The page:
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  • Salinas, CA - 1112 Pajaro St. 93901
  • Carmel, CA - 26485 Carmel Rancho Blvd. Ste. #1 93923
  • (831) 424-2214 | Salinas, CA - 1112 Pajaro St.
  • 831-626-5900 | Carmel, CA - 26485 Carmel Rancho Blvd. Ste. #1

Root Amputation

Root amputation is a specialized dental procedure, whereby one root is removed from a multi-root tooth. The tooth is then stabilized and rendered fully functional with a crown or filling. The multi-root teeth best suited to the root amputation procedure are the molars at the back of the mouth. These large flat teeth have either two or three roots depending on whether they are situated on the upper or lower jaw.

The general purpose of root amputation is to save an injured or diseased tooth from extraction. Most dentists agree that there is no better alternative than retaining a healthy natural tooth, and the root amputation procedure makes this possible. Dental implants, extensive bridgework and custom-made tooth replacements can be expensive and time-consuming. Generally, root amputation and the necessary crown work are less expensive and can be completed in 1-3 short visits.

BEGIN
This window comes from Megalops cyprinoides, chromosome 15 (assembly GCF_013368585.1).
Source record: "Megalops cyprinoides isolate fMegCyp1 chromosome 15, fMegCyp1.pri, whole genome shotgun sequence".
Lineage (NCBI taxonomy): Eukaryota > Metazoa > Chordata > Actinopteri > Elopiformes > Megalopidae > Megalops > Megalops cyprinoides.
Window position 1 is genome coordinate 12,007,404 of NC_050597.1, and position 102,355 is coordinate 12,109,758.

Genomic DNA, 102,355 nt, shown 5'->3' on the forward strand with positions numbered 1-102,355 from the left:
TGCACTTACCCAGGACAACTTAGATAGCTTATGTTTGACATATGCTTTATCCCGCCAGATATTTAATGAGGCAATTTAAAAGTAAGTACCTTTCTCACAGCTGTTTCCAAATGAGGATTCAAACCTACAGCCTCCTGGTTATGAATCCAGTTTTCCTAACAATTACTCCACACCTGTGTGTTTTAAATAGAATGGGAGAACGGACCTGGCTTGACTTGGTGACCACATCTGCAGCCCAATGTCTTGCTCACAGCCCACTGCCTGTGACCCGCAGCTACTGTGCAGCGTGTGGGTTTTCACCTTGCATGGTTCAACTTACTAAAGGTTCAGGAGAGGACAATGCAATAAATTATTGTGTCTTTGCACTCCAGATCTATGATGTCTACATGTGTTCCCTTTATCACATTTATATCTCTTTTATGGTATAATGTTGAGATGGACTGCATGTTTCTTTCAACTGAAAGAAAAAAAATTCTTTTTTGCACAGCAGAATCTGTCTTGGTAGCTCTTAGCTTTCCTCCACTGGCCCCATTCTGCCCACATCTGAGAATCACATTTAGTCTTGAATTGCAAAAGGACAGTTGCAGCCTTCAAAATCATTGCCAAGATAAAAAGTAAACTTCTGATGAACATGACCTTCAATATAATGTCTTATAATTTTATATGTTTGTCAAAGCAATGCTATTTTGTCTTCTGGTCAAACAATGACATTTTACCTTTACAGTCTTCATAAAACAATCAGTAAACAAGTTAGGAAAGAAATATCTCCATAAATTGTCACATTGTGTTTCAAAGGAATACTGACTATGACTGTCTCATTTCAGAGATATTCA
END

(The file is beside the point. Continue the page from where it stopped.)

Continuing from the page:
When is root amputation necessary?

It is important to note that root amputation can only be performed on an otherwise healthy tooth. Even in the case of a “key” tooth, extraction will be performed if the tooth is diseased, badly fractured or otherwise injured. Suitable teeth for root amputation have a healthy tooth surface, strong bone support and healthy underlying gums.

There are several problems that may lead to root amputation including:

  • Broken, fractured or injured teeth and roots.
  • Embedded bacteria within the structure of the root.
  • Severe bone loss in a concentrated area due to periodontitis.
  • Tooth decay in a concentrated area of the tooth.

What does root amputation involve?